There was already some suggestion that there could be 2 species of leopard cats since the molecular study by Tamada et al. (2008). However, it looks like the findings by Patel et al. (2017) [which I wrote about in the previous post] who found a “deep split” between mainland and Sunda animals, solidified the decision by the IUCN Cat Specialist Group. This despite Patel et al. (2017) choosing to regard the leopard cat as one species.

With this change, a re-appraisal of the biology of both species, including reassessments for the IUCN Red List, is probably necessary. What is interesting too is the question of how similar are the two species ecologically? We may need to re-examine studies in the past that regarded the two as the same. Despite this, the mainland leopard cat still remains the most widely distributed small wild cat in Asia.

Although both species are regarded as being of “low conservation concern”, there remains some research priorities recommended by specialist group for these two species of leopard cats in terms of phylogeography and morphology.

Our data indicate those in Singapore to be the mainland species. So do I have to change the name of this site to “Through the Eyes of the (Mainland) Leopard Cat”?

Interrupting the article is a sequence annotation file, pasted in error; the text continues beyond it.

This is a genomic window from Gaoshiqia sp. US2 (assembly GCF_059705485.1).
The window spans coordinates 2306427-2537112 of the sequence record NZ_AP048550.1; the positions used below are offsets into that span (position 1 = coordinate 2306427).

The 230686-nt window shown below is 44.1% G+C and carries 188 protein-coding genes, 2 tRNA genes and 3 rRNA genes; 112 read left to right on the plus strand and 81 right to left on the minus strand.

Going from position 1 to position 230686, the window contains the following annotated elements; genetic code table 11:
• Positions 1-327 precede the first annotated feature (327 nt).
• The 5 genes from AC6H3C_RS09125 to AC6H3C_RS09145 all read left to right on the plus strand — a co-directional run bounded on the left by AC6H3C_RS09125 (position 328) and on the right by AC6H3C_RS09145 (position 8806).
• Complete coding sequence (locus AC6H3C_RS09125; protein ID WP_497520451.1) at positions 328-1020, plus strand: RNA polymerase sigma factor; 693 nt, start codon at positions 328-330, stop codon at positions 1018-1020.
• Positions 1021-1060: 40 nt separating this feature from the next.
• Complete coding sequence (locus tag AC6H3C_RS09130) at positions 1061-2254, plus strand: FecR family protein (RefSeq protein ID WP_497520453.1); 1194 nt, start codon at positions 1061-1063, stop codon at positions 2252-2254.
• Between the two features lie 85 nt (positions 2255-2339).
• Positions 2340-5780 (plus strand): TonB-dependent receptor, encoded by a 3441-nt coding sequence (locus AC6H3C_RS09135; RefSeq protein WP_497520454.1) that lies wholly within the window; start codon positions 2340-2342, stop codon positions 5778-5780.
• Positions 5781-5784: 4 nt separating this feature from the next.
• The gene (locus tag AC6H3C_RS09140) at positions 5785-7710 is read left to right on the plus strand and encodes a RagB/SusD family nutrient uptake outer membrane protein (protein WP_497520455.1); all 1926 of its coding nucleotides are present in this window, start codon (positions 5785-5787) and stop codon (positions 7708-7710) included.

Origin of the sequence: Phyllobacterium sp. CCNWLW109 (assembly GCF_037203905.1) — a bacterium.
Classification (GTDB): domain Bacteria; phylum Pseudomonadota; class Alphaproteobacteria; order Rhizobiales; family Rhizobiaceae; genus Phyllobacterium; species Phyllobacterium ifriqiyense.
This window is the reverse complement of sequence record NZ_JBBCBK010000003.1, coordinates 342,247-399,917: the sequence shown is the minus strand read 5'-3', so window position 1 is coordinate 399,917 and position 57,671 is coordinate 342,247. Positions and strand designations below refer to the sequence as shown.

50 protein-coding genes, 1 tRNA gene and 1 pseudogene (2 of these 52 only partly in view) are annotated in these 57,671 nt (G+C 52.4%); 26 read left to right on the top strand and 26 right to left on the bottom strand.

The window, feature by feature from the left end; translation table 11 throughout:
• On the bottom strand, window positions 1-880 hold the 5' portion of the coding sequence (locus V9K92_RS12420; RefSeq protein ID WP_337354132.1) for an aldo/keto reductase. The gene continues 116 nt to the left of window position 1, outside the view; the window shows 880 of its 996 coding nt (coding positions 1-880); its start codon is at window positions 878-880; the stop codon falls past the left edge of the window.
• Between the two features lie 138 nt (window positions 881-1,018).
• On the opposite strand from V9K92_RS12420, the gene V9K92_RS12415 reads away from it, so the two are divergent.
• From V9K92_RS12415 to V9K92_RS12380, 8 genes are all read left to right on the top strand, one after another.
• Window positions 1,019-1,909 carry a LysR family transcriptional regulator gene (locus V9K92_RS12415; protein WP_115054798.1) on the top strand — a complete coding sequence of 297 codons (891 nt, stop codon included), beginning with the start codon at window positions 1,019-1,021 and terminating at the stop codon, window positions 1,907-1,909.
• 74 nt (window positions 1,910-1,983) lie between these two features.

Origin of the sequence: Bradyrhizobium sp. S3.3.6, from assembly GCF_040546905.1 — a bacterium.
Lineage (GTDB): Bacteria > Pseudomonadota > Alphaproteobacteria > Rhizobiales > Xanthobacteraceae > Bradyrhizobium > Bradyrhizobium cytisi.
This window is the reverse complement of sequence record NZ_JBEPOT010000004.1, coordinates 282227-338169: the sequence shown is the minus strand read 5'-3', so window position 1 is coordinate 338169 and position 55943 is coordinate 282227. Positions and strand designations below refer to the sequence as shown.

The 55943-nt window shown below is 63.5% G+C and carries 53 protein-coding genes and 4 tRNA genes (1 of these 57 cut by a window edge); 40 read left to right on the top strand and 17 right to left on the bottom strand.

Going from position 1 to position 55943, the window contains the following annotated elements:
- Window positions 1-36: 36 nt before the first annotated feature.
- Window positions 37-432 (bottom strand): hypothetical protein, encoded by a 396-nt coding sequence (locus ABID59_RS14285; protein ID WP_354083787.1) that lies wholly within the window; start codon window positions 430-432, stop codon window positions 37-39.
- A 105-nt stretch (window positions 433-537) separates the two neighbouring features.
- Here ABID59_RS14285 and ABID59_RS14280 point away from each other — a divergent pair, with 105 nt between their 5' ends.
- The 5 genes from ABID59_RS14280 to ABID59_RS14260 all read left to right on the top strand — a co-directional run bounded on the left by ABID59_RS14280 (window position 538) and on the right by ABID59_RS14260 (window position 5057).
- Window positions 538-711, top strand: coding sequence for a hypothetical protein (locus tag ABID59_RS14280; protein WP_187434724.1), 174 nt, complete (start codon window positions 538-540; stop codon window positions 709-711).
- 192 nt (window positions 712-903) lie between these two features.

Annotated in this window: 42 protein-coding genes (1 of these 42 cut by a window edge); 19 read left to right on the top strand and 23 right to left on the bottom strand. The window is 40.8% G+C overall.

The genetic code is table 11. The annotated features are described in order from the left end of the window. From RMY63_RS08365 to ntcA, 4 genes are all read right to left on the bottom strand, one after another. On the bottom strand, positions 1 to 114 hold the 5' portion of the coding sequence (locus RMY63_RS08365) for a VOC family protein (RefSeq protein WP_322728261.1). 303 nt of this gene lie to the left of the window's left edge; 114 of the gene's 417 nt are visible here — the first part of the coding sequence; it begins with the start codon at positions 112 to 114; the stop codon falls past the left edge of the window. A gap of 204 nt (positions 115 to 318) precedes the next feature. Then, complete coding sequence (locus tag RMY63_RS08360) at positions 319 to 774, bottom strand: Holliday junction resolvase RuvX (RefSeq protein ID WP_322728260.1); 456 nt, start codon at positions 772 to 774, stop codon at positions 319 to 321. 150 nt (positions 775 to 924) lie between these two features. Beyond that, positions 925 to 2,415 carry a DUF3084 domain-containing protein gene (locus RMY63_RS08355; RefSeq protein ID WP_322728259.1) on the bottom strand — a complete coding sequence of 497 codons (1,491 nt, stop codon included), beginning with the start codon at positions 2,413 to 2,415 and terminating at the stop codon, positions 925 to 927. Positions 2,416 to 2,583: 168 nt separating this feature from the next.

Kitchener, A.C., et al. (2017) A revised taxonomy of the Felidae. The final report of the Cat Classification Task Force of the IUCN/SSC Cat Specialist Group. Cat News Special Issue 11. 80 pp.

Leopard cat publication update 2015 to 2017

Some leopard cat publications were out in the last two years, and I try to keep track of as many as possible. Some quick thoughts and summary:

Nakanishi & Izawa took a look at the importance of frogs in the diet of the leopard cats from Iriomote Island, Japan. I must say that the Japanese are the gold standard in leopard cat species biology work with the population on Iriomote Island. They examined the stomach contents and compared the results to scat analysis, which is traditionally more frequently used as it is less invasive. Frogs appeared to be important, but under represented compared to scat studies.

Meanwhile. Srivathsa et al. were one of the first to use camera traps to estimate leopard cat population density in India. The density in in forests there appear to be similar to Sabah, but below what we have on Pulau Tekong, Singapore.

Going back about 5,000 years ago, it seems that leopard cats had some close interaction or relationship with Neolithic people in China. The authors (Vigne et al.) use the term “domestic”, but I’ll hesitate to do so in the strict sense of the word.